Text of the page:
Michelle Sullivan Communications

Top 10 qualities of a PR practitioner in the digital age

Remember back in high school? When the guidance counselor had you take a personality test and then announced with great authority that you should become a ‘teacher, journalist, lawyer or communicator’ ? Looking around at my peers, I can definitely spot some common traits.

But what does it take to do PR in the digital age? Here’s my top ten list of qualities a PR practitioner must have to successfully make the transition from traditional PR to new PR:

1. Intellectual curiosity. If you’re the type of practitioner who is satisfied with what has been tried and tested, and who isn’t naturally inclined to check out new ways of thinking about and doing PR, you may want to step aside and let someone else run your client’s social media campaign. Social media isn’t about tools. It isn’t Twitter or Facebook, but what the popularity of Twitter and Facebook have to say about how people want to communicate, share and learn. It’s about a new mentality and new expectations. Right now, social media is still the Wild West. Anything can happen. Scary? Depends on your personality.

2. Passion. The advent of social media represents a new era for PR and the way in which it is practiced. This should excite you, and your significant other and friends should either find your enthusiasm contagious or start to complain that you’re sounding like a broken record. If you’re not passionate about how you spend a significant part of your day, not only is social media likely not for you, you may want to start thinking about a new career. Life’s too short and our industry’s reputation needs passionate advocates.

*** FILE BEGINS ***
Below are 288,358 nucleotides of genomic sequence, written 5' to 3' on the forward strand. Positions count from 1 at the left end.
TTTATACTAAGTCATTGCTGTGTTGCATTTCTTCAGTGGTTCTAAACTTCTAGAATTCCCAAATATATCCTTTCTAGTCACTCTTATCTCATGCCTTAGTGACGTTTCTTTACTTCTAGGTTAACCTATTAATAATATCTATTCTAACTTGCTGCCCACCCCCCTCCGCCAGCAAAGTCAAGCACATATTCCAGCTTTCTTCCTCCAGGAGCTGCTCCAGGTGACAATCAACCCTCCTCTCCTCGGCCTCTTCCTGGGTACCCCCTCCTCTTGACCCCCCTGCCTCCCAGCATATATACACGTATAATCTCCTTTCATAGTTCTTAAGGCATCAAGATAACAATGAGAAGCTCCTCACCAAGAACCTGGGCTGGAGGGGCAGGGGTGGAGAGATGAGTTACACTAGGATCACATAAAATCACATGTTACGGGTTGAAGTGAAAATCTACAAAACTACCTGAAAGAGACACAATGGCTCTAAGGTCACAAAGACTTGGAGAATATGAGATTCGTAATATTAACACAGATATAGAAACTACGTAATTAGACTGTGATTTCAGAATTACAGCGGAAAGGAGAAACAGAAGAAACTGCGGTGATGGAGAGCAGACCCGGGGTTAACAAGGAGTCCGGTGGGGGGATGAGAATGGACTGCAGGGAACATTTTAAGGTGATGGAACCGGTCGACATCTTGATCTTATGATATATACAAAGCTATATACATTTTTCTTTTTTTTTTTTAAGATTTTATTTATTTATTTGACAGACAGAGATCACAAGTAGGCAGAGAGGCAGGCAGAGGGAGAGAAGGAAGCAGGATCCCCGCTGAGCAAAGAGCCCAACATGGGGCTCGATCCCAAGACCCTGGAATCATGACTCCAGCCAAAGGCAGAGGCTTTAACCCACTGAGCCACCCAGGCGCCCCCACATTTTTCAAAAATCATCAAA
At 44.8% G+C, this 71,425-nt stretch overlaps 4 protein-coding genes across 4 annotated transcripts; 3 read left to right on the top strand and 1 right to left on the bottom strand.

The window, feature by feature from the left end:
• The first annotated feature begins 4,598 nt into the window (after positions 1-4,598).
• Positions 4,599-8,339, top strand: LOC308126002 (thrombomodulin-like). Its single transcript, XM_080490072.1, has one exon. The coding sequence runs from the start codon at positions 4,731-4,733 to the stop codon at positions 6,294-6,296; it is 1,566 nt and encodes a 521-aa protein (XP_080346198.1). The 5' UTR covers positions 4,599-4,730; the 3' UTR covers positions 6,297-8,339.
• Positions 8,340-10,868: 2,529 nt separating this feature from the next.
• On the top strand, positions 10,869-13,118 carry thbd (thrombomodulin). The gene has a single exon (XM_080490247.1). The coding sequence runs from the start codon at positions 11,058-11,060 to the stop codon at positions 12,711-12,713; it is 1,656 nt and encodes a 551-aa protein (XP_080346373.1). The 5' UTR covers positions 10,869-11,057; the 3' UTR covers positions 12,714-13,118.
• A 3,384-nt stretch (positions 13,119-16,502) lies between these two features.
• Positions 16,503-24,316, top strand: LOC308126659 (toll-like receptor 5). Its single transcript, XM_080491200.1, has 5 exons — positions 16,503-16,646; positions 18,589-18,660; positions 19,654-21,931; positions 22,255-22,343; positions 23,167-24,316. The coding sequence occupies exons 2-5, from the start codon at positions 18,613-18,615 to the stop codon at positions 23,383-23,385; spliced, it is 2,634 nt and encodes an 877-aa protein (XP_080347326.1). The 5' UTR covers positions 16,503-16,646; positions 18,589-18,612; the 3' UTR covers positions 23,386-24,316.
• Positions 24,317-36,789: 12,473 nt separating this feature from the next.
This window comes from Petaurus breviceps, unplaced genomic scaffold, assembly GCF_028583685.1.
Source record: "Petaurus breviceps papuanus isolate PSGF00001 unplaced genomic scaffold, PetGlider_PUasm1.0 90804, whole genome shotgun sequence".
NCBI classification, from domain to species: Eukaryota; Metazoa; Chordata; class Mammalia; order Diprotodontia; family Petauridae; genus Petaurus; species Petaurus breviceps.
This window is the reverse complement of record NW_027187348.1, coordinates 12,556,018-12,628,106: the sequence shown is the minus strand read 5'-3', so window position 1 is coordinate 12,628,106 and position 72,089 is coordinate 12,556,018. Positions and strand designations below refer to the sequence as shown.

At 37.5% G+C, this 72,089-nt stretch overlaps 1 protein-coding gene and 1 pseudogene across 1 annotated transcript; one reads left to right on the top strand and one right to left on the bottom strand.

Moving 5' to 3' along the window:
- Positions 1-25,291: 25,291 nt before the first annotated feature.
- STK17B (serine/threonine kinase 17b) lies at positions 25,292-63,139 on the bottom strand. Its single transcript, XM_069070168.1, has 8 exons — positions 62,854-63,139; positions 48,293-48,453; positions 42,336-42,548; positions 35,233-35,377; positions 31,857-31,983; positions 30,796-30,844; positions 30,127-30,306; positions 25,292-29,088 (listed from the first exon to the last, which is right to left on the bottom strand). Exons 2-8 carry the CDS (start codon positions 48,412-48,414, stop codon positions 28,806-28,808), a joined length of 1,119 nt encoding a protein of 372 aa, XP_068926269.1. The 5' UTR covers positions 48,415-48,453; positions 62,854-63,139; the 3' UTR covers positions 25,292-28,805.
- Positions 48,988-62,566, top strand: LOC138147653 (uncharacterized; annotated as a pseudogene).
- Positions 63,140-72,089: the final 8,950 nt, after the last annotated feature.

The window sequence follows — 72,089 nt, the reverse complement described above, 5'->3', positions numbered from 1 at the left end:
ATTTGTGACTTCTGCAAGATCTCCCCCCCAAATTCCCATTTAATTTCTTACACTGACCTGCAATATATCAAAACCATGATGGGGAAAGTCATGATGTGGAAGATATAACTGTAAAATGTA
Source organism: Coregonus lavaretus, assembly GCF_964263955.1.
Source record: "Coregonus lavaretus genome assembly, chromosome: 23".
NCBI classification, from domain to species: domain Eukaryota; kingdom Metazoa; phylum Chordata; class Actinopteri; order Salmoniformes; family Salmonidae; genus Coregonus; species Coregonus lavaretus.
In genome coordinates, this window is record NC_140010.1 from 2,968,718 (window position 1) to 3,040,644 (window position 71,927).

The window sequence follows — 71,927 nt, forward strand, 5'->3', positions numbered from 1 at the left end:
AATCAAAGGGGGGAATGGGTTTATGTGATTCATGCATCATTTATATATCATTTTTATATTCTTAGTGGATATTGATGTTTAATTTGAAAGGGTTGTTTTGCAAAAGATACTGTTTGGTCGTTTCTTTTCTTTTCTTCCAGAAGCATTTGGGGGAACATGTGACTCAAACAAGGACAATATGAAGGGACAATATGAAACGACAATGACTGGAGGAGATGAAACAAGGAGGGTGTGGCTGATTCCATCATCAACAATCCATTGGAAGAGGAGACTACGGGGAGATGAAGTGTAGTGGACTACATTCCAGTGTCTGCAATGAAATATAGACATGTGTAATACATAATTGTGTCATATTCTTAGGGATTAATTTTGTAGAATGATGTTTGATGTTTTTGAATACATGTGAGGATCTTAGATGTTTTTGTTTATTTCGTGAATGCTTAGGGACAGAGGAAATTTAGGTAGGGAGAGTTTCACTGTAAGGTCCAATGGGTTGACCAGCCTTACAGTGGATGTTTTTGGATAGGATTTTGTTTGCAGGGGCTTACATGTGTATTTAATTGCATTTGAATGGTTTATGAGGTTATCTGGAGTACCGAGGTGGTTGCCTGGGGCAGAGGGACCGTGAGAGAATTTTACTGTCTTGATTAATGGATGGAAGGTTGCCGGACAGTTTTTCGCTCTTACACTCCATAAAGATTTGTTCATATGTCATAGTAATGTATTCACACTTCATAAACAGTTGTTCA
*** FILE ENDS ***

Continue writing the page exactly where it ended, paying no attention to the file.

3. Dedication. Taking the social media plunge doesn’t mean staying in the wading pool and splashing a bit of water around. It means diving in to the deep end. It means getting wet. Very wet. It means knowing what a blog is, by blogging. What a podcast is, by podcasting. What an online community is, by becoming part of one. It doesn’t have to be a PR blog or a PR community. If you’re nervous about swimming with your peers, then check out the pool of fellow scrapbooking, cycling, photography or Sherlock Holmes fanatics.  If you’re going to add social media to your box of tricks, then commit to it fully. If not, outsource, because you’re better off working with someone who does.

4. Integrity, authenticity and transparency. In the world of social media, there is a code to live by. Transgress this code by putting up a fake blog, for example, and not only will your client suffer the wrath of the public once the subterfuge is uncovered, your own reputation will take a hit. No one likes a fake. It’s just lame. Any future endeavours will automatically be considered suspect.  Flogs are the clearest indication that your PR philosophy remains old school. Be real. Be straightforward. Don’t play games or try to manipulate. Be confident in who you are, and in the value of the message, product or service your client has hired you to communicate, or walk away.